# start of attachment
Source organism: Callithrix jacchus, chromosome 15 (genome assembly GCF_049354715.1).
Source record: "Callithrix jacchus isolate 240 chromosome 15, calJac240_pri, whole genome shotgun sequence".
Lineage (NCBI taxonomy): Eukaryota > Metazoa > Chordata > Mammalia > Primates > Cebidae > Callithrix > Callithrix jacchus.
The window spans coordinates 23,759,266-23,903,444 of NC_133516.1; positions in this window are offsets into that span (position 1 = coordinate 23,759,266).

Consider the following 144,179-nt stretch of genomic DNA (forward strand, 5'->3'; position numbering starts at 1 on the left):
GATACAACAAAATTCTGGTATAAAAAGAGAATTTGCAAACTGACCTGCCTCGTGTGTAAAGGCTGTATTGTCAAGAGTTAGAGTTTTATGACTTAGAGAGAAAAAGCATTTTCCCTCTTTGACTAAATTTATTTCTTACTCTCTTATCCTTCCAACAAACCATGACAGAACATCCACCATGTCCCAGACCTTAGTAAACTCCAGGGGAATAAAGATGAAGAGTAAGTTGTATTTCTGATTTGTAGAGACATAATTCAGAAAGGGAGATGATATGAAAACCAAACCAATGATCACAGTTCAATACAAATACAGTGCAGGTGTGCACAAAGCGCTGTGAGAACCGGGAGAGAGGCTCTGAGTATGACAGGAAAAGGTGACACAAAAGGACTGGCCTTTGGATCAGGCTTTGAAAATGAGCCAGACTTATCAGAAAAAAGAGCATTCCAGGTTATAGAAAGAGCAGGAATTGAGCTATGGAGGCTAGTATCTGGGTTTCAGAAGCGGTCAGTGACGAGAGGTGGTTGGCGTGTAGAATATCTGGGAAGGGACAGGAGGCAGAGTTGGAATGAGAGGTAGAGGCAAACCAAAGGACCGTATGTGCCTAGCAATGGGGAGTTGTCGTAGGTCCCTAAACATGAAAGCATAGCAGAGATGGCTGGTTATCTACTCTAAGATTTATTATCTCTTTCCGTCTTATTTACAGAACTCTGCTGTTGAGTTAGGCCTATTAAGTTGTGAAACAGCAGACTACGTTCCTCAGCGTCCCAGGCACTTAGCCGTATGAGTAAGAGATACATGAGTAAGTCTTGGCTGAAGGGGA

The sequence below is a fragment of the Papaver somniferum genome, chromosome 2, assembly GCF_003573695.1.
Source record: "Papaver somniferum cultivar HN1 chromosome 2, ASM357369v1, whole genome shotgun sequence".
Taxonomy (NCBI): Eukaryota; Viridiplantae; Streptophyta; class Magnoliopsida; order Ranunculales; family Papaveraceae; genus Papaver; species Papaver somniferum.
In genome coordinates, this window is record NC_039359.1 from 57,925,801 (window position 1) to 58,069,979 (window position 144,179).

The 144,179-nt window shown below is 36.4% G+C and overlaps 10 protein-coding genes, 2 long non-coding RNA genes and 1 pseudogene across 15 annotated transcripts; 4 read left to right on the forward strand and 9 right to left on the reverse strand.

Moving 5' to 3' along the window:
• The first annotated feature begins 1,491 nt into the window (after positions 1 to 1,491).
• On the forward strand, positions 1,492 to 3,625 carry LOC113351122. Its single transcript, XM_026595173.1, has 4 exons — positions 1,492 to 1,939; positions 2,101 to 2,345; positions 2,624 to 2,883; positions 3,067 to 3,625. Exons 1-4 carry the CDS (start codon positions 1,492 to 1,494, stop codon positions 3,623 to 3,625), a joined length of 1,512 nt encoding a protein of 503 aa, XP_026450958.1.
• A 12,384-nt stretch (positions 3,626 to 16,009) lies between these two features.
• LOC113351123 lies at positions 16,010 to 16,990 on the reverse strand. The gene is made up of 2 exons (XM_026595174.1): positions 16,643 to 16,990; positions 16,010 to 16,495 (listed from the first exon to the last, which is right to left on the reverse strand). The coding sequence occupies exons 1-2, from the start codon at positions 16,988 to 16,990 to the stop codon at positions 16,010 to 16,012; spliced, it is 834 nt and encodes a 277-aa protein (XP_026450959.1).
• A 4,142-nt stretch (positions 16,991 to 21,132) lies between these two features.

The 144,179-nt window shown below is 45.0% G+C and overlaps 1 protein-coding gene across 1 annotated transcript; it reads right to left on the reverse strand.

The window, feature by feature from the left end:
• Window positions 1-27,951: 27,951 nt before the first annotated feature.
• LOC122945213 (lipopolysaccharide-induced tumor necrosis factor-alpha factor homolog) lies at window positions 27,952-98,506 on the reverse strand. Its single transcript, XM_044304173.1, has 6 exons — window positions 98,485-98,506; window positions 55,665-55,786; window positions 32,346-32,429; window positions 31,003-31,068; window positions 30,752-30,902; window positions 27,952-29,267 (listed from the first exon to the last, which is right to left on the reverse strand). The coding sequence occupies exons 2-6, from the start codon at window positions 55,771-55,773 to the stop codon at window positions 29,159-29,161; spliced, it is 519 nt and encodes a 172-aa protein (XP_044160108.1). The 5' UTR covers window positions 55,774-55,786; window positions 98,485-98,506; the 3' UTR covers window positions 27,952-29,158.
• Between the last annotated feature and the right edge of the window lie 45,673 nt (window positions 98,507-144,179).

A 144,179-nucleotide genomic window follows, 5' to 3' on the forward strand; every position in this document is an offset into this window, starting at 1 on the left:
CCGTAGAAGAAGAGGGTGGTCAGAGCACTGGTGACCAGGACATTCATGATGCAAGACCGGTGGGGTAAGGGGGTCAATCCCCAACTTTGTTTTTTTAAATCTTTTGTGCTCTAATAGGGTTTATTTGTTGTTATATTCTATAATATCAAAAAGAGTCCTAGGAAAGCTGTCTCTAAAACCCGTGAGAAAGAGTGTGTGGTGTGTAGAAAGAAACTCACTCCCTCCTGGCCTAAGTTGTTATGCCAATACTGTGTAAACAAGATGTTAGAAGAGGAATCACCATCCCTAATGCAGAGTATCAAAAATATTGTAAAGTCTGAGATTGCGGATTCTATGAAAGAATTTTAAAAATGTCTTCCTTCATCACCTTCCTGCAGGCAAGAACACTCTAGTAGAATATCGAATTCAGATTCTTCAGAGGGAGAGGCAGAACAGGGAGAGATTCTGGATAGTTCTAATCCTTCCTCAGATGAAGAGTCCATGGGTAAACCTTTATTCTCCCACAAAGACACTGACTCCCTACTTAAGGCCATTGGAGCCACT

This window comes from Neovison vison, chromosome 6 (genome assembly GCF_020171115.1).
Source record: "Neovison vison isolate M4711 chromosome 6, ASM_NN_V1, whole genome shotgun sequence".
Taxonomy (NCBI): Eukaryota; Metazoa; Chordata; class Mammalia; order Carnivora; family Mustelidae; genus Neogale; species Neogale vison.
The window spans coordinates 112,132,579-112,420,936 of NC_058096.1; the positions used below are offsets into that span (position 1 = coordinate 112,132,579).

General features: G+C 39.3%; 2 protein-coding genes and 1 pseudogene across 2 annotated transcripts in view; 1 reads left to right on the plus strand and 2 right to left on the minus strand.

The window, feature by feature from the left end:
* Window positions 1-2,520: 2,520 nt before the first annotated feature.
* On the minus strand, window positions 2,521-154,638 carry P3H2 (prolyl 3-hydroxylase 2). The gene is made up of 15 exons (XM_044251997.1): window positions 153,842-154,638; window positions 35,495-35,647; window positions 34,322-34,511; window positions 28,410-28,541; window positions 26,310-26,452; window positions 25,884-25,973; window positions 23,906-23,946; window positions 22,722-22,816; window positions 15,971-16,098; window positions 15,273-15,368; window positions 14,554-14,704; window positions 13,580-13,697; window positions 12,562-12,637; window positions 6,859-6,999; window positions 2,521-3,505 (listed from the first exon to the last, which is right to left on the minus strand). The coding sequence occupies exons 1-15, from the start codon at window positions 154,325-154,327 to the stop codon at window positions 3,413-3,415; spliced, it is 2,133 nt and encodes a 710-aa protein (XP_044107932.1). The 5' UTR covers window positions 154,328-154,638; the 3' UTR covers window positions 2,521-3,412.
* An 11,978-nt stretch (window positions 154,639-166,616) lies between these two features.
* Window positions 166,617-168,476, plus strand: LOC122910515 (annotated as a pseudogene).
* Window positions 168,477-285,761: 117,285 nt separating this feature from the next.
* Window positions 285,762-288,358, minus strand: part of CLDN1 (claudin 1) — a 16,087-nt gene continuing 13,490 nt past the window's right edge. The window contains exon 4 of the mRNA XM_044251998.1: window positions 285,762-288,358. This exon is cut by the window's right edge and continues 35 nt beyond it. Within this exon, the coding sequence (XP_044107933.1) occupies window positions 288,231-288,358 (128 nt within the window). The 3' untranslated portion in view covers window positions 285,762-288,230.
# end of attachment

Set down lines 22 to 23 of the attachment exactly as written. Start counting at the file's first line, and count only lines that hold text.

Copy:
• Between the last annotated feature and the right edge of the window lie 45,673 nt (window positions 98,507-144,179).

A 144,179-nucleotide genomic window follows, 5' to 3' on the forward strand; every position in this document is an offset into this window, starting at 1 on the left: